When I search for the title of one of my articles (the one on Anita Hemmings) results show it appearing on several sites that sell essays to students. But when I go to the site, only their advertising is there, with no listings of specific articles. I'm wondering if my article is somewhere on their site where only purchasers can see it, and they are offering it for sale. Anybody know of a way to check this out? And if they are selling articles without permission, what can writers do about it?
If you're willing to pay for one, a good lawyer could find the info you need and then file a few nice lawsuits. However, you'll have to prove the work is yours, which may be hard to do.
You might also want to "sign up" at one of those sites to find out who they are and proceed from there, but I'm not sure doing all of this is worth the time.
I stopped waiting to reproduce articles to move them long ago. I put them on the new site first and then delete them. Then I put the URL on Google Webmaster Tools to get them removed from Google.
Saves many problems.
One of my principles is that I never spend any money on my articles, and certainly not for lawyers! And I don't think they are taking any views away. It's just the principle of the thing. As Stella says, I think I'll just take it as a compliment and let it go.
This is a problem I've encountered. Unless you file an official complaint which will cost you there's not much you can do about it and you have to accept it as one of the risks of putting your work online. I used to write for the Helium site which closed several years back. After the closure and before I could transfer all my articles to HubPages, I found to my horror that they were appearing elsewhere with no payment or accreditation to me. When I tried to republish them on HubPages I got reprimanded for duplicate content. From then onwards I made a point of putting all my previous works through a plagiarism checker to see they hadn't appeared elsewhere! It was a hapless task trying to track down the rogue sites that had plagiarised my writing and in the end I gave up as they were not even contactable. I ended up doing complete rewrites of my own work, some of which was autobiographical so could never have been written by anybody else!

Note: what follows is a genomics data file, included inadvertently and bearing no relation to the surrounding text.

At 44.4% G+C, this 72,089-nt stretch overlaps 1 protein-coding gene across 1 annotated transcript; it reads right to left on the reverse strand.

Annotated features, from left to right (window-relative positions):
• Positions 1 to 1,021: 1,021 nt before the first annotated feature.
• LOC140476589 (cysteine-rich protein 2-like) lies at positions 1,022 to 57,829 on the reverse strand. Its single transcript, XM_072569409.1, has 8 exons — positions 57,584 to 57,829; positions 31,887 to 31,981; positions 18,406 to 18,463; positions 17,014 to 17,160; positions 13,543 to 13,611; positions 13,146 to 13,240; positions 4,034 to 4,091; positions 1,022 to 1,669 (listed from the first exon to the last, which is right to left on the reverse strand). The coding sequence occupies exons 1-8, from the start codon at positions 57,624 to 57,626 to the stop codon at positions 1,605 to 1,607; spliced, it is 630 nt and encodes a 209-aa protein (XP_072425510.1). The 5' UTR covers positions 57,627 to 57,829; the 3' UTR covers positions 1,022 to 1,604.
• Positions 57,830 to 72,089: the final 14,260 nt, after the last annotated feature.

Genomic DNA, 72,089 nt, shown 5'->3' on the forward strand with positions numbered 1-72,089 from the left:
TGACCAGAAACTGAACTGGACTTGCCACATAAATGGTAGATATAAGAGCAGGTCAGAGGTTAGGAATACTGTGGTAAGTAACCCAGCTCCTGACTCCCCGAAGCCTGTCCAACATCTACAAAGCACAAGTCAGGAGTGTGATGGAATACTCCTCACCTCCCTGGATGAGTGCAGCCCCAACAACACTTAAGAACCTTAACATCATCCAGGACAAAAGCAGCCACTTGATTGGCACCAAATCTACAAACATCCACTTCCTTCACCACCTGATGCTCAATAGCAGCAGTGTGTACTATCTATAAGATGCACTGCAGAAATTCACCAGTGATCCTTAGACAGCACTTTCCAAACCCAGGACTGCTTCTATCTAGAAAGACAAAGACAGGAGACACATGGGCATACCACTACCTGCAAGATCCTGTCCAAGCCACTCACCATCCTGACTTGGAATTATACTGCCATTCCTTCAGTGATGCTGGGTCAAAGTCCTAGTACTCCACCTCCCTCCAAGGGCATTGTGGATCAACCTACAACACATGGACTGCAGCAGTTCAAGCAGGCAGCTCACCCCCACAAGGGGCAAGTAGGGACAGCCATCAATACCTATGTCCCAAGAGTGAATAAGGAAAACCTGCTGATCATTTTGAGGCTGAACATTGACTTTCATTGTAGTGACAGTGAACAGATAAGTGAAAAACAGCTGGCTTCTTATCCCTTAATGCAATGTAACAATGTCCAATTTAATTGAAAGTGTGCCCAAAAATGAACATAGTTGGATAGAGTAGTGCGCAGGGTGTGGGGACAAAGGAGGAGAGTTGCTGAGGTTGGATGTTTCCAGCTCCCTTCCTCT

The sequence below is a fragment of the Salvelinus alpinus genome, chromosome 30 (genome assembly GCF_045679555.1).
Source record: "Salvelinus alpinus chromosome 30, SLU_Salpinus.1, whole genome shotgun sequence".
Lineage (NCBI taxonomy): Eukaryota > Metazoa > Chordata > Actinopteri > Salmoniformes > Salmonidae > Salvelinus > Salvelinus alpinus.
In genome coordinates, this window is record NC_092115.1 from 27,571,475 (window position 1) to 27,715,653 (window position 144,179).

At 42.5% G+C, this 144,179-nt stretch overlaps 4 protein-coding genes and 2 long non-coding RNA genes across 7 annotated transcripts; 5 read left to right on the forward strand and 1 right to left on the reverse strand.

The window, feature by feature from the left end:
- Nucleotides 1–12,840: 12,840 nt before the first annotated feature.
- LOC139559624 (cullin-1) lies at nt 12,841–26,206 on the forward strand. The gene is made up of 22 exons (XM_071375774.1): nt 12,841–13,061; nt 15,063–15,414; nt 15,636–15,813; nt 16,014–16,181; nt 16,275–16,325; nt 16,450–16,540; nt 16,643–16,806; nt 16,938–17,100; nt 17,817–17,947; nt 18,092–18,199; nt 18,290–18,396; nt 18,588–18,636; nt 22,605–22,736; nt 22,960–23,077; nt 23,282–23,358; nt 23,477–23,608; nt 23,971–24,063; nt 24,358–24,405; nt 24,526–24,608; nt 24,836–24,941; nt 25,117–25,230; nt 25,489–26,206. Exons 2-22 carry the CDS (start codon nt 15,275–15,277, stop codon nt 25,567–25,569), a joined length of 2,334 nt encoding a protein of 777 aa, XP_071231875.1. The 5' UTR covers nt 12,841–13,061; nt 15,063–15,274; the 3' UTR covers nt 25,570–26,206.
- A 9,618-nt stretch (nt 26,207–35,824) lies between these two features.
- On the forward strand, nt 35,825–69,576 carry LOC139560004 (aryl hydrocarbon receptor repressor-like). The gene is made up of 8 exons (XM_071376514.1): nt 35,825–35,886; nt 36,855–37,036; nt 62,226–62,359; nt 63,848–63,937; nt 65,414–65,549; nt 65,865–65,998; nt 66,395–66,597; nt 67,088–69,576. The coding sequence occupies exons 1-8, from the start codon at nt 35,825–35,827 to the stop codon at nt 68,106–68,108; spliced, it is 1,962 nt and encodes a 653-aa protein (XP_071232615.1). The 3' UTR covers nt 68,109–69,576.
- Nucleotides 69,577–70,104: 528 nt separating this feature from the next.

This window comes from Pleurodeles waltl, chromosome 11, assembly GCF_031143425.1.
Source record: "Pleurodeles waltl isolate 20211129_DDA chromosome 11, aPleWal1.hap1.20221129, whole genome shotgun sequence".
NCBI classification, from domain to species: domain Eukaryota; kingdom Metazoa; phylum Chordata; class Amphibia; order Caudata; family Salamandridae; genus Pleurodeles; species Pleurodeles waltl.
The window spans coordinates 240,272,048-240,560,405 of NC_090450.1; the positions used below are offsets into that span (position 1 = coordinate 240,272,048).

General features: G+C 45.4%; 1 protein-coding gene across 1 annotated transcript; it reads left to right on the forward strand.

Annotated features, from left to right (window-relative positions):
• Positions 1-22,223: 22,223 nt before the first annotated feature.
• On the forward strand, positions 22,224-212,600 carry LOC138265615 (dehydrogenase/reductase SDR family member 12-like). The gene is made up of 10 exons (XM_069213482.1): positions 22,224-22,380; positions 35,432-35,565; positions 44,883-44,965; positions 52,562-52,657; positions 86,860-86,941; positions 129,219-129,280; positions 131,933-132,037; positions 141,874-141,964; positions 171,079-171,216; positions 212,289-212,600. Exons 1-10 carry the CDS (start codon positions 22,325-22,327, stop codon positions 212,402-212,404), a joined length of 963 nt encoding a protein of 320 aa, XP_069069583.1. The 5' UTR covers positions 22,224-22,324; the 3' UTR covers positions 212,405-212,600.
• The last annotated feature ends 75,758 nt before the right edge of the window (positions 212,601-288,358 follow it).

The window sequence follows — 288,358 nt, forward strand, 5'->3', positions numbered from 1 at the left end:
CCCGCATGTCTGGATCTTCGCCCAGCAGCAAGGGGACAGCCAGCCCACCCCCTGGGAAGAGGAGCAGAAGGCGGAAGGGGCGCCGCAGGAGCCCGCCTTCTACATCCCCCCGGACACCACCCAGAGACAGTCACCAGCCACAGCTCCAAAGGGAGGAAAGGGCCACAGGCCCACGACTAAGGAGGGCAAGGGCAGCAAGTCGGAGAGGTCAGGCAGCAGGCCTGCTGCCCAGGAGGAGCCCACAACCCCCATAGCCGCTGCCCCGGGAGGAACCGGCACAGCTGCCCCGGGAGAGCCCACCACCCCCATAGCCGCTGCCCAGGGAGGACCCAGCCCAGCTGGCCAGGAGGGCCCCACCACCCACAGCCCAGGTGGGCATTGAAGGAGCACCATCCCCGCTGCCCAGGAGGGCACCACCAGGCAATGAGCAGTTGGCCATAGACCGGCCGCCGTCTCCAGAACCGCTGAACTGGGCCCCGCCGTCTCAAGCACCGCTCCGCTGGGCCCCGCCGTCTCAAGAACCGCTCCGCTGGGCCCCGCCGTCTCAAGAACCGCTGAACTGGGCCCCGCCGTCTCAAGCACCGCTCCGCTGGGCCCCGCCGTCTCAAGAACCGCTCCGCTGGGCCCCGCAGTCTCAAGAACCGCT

Stella, I've had the same experience of wanting to transfer articles I wrote for other sites to HubPages, only to find they had been stolen. It's maddening! But, for the most part I've been able to get those resolved by filing DMCA complaints with Google or the rogue site's hosting service. In this case, I can't even prove these essay services are selling my article. And that's even more maddening!
I tend to see the funny side and think oh,well at least my writing must be good if someone's willing to copy it rather than come up with an original work of their own!
I wish I could supply a specific solution to your problem my friend. I wonder, could you check this out with Google on a forum maybe? There could be some useful info out there on this very topic.
I've had articles copied before and managed to sort things out with a DMCA and emails, which you probably know about. Your query is a little different but needs answering - these awful sites could be getting away with daylight robbery.
Please let us know how you get on.
chef-de-jour, thanks for the suggestion about going to a Google forum. But I've never even seen a Google forum, wouldn't know how to get on one, and, honestly, don't want to take the time right now to figure it out. I'm doing several writing projects for clients that have deadlines, so I'm concentrating on that. Maybe when I have more time, I might try it.
There is no need to spend money. Send a DMCA notice, if it is your essay they are highly likely to comply with the notice. They don't want to risk being delisted by Google.
The problem with DMCA is that you must be able to point to a specific url for the offending material, which I cannot. If these sites are indeed selling my articles, they don't put them on the internet, but sell them directly to students. In fact, I'm not even sure they are doing that. I was looking for a way to check that out. So far, it looks as if there's no easy way to do that.
I don't know anything about how to get the article removed, but I'm thinking that the fact that you have your stuff on a very public website would be one of the best ways to discourage selling it to students. Any decent plagiarism check that a teacher would do would surely find something that is on HubPages, right?
Yes, I thought about that. I suppose it could be that a student who submits the article on paper could assume that the teacher wouldn't go to the trouble of typing in portions of every paper they get in order to check for plagiarism. Or maybe they're supposed to have enough sense to paraphrase enough that the plagiarism filters wouldn't get a match.
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